It's been about forever, but my F250 is once again on the road, having had the turbocharger replaced. During the downtime I also completed several little projects. I've taken it down the road and picked up a yard of dirt, so I know it's working. I still need to deal with two or three more things and then I can attack the Mercedes again.
As I've written previously, I own a 1992 F250 with the pre-Powerstroke 7.3 liter V8. My truck is equipped with an ATS 088 turbocharger kit and the matching 3" exhaust. The previous owner did not take any care of the truck whatsoever, and many leaks were "fixed" with an overgenerous application of silicone. Unfortunately, I discovered the hard way that the turbo oil return was open to the air when I found a great deal of water in my oil pan which could only have come across the hood, behind the water seal which I'd disturbed while replacing the wiper motor, and run down through the oil return grommet. This prompted me to tear into my truck again, and while I was there fixing all the other leaks, I decided to finally trim up my custom intake.
The short, short form: In order to get vaccinations you must sign on to TRIPS (or provide similar protections for Big Pharma) which prevent your nation from producing medicines needed to save lives because of patent protections.
I had a cute little lunchbox that looks like a guitar amplifier, and then at Goodwill I came across some Paper Jamz speakers, and the result is obvious; I made my lunchbox play music. Then, I took some pictures of it.
I finally broke down and got Minecraft, even though I think Minetest is fairly excellent and getting better. Even though you pay Mojang for the game, making it polished takes at least a couple of mods and making it really slick takes a few more. I wrassled around with minecraft on Linux and found a decent set of bits which make the game pretty fancy. This guide assumes you've got minecraft successfully installed, but not too much else.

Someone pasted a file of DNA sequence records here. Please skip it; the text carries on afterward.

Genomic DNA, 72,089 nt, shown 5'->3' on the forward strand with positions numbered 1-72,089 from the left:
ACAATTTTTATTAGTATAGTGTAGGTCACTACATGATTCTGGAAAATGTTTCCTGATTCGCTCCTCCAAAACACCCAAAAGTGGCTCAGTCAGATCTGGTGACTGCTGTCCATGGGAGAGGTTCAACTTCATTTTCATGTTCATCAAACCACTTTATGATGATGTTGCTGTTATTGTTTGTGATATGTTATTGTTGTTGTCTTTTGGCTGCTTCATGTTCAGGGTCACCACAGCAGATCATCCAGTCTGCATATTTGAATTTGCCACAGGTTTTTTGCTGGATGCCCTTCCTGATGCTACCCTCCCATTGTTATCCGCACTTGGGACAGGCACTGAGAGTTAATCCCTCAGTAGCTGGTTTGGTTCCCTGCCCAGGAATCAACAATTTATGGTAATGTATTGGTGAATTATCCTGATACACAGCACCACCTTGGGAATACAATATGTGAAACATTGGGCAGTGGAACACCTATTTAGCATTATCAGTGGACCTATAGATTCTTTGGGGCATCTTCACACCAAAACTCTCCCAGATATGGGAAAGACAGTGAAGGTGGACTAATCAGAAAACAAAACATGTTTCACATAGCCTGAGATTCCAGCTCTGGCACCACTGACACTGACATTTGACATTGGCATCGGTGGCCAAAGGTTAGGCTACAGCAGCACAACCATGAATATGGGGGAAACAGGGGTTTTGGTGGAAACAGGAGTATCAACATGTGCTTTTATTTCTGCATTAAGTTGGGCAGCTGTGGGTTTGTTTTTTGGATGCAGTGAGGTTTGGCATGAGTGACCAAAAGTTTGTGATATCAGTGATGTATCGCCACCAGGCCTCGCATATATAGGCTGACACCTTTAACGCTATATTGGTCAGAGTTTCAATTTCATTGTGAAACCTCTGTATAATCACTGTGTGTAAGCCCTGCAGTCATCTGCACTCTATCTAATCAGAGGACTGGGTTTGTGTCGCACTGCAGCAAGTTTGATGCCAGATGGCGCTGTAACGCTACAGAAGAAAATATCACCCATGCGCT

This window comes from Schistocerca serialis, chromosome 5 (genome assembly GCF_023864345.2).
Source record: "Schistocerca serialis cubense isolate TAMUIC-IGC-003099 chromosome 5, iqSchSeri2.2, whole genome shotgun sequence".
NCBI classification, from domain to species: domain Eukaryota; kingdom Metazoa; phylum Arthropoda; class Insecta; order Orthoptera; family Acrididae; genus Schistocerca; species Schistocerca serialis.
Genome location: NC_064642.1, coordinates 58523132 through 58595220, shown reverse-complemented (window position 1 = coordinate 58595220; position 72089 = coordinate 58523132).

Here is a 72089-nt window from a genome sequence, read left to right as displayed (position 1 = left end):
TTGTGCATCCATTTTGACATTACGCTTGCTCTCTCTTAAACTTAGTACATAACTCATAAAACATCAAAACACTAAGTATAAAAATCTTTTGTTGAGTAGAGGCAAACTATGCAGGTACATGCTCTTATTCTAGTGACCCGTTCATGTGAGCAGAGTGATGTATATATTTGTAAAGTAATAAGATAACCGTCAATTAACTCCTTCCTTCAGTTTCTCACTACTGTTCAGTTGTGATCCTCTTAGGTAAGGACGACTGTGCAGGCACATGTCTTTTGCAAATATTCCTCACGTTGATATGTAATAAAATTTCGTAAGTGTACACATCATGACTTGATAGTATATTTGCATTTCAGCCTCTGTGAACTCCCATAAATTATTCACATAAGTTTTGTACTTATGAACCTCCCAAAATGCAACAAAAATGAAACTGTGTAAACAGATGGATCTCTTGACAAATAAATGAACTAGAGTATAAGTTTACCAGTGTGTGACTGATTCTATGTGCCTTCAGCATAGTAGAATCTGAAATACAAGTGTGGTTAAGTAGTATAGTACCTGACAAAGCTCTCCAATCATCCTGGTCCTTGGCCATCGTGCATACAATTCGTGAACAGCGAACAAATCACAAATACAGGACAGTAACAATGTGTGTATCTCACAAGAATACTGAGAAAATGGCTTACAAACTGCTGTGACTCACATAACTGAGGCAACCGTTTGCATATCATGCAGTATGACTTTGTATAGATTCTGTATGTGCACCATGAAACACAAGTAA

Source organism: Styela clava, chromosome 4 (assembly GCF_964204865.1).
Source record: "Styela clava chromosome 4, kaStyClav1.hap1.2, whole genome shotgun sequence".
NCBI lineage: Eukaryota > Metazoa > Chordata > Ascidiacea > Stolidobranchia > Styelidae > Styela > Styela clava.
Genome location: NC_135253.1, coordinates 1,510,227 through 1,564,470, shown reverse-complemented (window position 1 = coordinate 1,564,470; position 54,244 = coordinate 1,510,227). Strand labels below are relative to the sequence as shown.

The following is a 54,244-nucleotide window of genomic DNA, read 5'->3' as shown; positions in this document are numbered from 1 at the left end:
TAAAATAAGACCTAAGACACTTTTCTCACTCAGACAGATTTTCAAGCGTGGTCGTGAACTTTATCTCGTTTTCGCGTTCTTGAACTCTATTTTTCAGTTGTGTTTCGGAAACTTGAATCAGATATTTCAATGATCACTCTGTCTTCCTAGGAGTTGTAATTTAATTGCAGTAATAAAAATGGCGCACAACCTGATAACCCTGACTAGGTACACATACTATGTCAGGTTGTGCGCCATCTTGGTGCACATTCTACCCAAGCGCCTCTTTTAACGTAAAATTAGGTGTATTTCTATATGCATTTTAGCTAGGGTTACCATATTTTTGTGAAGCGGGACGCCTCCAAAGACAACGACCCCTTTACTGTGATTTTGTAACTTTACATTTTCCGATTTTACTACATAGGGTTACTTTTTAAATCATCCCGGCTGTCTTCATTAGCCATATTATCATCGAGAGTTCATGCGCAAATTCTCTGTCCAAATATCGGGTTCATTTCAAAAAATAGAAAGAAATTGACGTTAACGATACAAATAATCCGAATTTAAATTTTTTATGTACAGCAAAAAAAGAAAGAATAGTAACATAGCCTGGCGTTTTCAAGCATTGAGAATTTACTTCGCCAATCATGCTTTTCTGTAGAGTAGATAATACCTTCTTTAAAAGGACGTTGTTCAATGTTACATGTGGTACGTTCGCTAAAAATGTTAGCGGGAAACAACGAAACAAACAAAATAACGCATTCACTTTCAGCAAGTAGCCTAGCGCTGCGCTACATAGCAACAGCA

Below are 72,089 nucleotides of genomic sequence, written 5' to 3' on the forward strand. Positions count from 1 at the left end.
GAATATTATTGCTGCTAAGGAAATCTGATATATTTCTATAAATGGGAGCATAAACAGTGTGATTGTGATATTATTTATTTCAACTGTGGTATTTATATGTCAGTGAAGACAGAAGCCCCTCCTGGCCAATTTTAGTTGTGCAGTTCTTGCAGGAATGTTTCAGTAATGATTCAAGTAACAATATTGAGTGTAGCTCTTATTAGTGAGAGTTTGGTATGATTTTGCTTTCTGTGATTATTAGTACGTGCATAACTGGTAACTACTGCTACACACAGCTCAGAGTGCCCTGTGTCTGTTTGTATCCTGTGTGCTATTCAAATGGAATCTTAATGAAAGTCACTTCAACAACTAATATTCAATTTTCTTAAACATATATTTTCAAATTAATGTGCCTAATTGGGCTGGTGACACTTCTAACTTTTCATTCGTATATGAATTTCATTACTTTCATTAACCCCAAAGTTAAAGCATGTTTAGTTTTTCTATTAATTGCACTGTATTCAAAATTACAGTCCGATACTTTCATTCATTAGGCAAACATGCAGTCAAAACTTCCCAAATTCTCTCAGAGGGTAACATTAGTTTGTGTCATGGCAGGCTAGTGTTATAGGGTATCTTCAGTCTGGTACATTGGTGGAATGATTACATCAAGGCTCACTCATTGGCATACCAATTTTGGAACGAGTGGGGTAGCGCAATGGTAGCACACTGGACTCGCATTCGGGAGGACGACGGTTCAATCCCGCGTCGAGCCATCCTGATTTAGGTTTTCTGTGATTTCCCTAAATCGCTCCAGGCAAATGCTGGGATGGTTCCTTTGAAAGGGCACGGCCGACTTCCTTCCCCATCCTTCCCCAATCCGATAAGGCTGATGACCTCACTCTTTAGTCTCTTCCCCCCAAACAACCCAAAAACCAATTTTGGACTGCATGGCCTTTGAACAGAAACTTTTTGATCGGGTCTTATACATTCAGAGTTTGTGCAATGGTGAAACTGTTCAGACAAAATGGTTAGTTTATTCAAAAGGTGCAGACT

Since this site is really just my personal blog, it requires little in the way of resources as compared to any "real" site. Drupal caches most content for anonymous users, and I am generally the only person logged into the site and I'm not on it very often. As a result I've always gone for the cheapest hosting that seemed it would do the job at the time I was looking. This has sometimes had mixed results, but these days it's mostly fairly simple to change hosting, and this is what I've just done.
Today I replaced the passenger-side braking support rod bushing on my 1982 300SD. The job didn't go so well on the driver's side, because I attempted to use all of the specified replacement hardware. Unfortunately, Meyle is currently delivering substandard and improper hardware for remounting the bushing carrier, with the effect that the nut shears off of its captive shim and causes you to live in a world of hurt. Using the original hardware with some red thread locker seems to be a workable solution; I've done it on the other side with good results, and now I've done it on both sides. In the process, I also learned that one can trivially press the new bushing in with the old hardware.
The Seagate Dockstar is the lowest-end PogoPlug device, a tiny low-power ARM server which runs Linux. Devices like this are ubiquitous now, but when the PogoPlug came out it was extremely unusual. It also cost substantially more than it does today, when a Rev.2 PogoPlug (not the new-new one, the old new one) is only $20. The only cheaper ARM-based server I know of is the Dockstar, which can be had for as little as $14 through Amazon today. Regardless of which PogoPlug you might have, you probably want to run Debian Squeeze with a recent kernel featuring LED support, which is not that difficult — but finding all the information you need is.
I've got an Android phone with, currently, no phone service. Well, OK, it's a WinMo phone chainloading Android, but that's relatively irrelevant. Soon I will want to avoid using minutes from my incoming T-Mo PAYG phone card, so I'll still want to make phone calls using SIP any time I'm in WiFi range. You can even get out of paying for outgoing calls so long as you turn them into incoming calls.
I myself probably should have looked for one of these before I made this one; it's a .desktop file for gksudo that gives you access to it from the GUI in non-incidental ways. Below the break you'll find the text, which is not very long.